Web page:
What is an ion?

what is an ion example

Core Concepts

In this tutorial, learn what an ion is, and why it is important in chemistry.

Topics Covered in Other articles

Ion Definition

An ion is an atom or molecule with either a positive or negative electrical charge. An ion has a charge because the number of protons does not equal the number of electrons; to find the number of protons and electrons, check out this article. This inequality comes with the addition or removal of electrons from an atom; they can be removed from neutral molecules through chemical processes or by breaking covalent bonds so the electron distribution is unequal. An example could be the reaction of a sodium atom with a chlorine atom, which forms a positive sodium cation and a negative chloride anion.

If there are more protons in an atom, it becomes a positively charged ion, or a cation. On the other hand, if there are more electrons, it is a negatively charges ion, or an anion. Since opposite charges attract each other, cations and anions usually interact to form ionic compounds.

A single charged atom counts as a monoatomic ion, while two or more atoms form a polyatomic ion. Chemists use the term “zwitterion” to refer to a net neutral molecule that has charged locations – one side of the molecule could have a positive charge while the other side has a negative charge.

zwitterion example

Chemical Formula of an Ion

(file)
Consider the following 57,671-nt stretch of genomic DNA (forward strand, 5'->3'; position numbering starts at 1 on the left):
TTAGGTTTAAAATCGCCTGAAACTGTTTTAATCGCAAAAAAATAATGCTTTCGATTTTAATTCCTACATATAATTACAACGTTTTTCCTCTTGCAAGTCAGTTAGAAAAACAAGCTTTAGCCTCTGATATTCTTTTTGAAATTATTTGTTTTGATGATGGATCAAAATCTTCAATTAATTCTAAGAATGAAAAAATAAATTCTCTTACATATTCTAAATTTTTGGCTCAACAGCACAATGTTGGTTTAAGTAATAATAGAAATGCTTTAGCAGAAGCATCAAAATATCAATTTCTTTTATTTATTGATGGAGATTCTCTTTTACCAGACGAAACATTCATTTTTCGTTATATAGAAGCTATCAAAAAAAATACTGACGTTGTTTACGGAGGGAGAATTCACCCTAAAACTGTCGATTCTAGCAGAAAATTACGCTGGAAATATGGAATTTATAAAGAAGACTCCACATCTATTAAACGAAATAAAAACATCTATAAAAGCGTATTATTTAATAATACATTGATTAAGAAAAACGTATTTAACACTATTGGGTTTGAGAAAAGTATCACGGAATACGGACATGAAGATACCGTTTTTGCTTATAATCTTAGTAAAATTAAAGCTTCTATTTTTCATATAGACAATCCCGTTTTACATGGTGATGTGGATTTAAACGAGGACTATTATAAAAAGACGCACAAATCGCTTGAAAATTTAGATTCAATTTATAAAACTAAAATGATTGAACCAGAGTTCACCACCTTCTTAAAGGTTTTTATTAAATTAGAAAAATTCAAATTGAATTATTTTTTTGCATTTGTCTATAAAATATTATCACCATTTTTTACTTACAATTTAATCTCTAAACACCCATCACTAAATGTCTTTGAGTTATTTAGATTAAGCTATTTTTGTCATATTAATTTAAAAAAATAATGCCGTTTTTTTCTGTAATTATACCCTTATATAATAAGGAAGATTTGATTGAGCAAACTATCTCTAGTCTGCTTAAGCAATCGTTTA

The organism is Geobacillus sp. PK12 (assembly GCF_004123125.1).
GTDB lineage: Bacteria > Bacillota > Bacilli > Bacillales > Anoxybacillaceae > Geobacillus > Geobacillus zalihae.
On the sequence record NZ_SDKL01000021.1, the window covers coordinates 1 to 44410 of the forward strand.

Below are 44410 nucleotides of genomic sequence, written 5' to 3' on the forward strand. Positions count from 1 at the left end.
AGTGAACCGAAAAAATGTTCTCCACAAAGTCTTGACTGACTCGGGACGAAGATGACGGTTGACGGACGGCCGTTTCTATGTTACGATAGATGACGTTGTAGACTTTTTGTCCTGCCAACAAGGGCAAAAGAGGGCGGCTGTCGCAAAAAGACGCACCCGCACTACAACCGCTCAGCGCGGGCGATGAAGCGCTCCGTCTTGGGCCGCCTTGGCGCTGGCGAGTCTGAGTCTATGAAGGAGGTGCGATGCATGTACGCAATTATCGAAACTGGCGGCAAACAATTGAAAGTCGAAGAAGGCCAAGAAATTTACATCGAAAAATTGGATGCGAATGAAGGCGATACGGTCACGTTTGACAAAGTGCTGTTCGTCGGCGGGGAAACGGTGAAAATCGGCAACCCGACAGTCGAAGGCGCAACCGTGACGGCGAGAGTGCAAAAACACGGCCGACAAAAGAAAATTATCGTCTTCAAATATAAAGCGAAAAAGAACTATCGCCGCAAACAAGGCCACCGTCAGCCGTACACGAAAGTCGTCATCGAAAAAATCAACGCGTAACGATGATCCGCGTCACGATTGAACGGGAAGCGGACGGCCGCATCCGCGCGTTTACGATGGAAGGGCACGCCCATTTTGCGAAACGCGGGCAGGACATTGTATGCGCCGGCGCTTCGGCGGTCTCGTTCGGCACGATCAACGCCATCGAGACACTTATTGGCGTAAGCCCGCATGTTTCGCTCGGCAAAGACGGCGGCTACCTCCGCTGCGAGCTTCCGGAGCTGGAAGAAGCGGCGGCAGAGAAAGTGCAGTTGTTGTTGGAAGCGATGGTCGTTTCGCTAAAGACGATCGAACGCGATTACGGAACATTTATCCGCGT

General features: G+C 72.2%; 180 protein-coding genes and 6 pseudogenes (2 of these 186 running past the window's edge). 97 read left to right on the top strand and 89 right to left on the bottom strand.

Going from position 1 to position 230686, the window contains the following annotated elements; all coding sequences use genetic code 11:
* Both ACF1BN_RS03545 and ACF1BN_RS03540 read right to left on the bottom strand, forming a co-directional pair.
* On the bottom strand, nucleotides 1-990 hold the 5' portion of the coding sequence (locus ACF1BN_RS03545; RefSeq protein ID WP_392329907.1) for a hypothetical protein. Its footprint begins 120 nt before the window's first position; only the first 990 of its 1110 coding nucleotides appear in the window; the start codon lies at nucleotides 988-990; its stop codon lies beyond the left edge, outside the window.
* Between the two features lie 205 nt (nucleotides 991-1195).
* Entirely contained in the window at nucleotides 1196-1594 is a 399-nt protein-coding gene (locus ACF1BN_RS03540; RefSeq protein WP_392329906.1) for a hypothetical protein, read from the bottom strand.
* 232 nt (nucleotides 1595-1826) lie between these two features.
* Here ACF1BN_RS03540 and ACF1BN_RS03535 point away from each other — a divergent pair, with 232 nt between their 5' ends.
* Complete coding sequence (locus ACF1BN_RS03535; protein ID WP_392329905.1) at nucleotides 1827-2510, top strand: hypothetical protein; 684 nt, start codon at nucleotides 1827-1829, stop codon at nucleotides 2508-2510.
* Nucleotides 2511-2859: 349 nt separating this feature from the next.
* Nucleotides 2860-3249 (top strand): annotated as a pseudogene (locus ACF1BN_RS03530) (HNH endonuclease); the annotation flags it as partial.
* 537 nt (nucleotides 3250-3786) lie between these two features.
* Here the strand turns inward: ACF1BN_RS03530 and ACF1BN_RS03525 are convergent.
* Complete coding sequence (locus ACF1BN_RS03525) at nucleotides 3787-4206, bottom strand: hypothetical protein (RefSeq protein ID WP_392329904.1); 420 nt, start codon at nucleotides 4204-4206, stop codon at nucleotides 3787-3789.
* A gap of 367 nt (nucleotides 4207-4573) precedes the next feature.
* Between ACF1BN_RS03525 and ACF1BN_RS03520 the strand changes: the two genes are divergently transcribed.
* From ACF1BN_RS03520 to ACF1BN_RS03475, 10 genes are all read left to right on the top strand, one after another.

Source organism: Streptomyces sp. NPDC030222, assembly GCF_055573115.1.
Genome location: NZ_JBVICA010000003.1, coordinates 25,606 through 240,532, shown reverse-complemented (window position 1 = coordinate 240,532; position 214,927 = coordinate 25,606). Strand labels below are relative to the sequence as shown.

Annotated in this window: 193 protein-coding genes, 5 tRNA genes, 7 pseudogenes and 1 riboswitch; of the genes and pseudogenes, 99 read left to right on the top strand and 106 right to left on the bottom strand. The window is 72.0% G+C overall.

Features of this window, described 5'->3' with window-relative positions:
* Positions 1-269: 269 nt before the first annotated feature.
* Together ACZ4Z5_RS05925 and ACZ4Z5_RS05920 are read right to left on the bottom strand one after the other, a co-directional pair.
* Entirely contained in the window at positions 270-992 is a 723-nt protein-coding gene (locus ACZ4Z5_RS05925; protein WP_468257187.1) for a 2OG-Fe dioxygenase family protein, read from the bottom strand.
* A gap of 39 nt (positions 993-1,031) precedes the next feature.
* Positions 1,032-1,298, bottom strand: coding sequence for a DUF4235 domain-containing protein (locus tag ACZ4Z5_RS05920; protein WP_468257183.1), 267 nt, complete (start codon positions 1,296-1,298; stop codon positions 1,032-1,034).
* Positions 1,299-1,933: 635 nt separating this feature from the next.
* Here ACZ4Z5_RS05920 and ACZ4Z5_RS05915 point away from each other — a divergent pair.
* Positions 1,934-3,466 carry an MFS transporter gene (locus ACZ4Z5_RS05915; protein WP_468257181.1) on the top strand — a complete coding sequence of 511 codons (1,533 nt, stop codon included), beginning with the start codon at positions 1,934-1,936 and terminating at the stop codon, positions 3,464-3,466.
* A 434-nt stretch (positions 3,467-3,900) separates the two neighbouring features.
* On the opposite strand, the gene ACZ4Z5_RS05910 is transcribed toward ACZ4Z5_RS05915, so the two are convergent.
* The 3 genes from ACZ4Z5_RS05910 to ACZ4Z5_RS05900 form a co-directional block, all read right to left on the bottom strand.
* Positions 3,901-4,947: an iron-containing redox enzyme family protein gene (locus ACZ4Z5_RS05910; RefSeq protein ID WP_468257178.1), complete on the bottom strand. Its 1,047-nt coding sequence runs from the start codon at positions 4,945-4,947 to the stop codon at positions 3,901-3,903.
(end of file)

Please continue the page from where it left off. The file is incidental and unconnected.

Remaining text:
The net charge of the molecule is written as a superscript after the chemical name/structure. The number comes before the sign of the charge; a cation with a charge should be written as 3+ instead of +3. Additionally, if there is a single charge, no matter if it is a cation or anion, there is no need to write a number; just write the sign indicating a positive or negative charge. Sometimes, chemists write out ions with their charges are roman numerals; this denotes which oxidation state the ion is in. For example, iron can be written as Fe(II) to denote that it is Fe2+. This can be used for monoatomic ions, not polyatomic ions.

Ion Characteristics

In their gas-like state, ions can be highly and quickly reactive with ions of the opposite charge. On the other hand, they can also occur in liquid or solid states as solvated ions; this happens when salts and solvents interact with each other, such as sodium chloride and water. These ions are more stable because they interact with the solvent, which lowers the necessity for repulsion; this changed their energy and entropy.

Depending on whether an atom is a cation or anion, it has a size difference when compared to the parent molecule; this has to do with the electrons and their repulsion energy. In a cation, there are fewer electrons than in a parent atom, so there is less repulsion energy and the electrons are held closer to the nucleus. In an anion, there are more electrons than in a parent atom, so there is more repulsion energy and the electrons are bound more loosely to the nucleus. Therefore, a cation is smaller than its parent atom while an anion is larger than its parent atom.

Ion Applications

When using high voltage or temperatures, ions can actually be produced using ion sources. This occurs in many scientific instruments and devices such as mass spectrometers, ion implanters, optical emission spectrometers, and particle accelerators.

These charged particles serve important uses beyond scientific instruments; they also have importance in household items such as smoke detectors and air purifiers. Ions can purify the air by disrupting and neutralizing the microbes in the air.

Radiation detection used the ionizing effect of gas; in X-rays, for example, an ion pair made of a positive ion and a free electron forms by the radiation of gas molecules. The instruments used to detect the ion pair has a compartment called an ionization chamber, which collects all the charges created by using an electric field.

Further Reading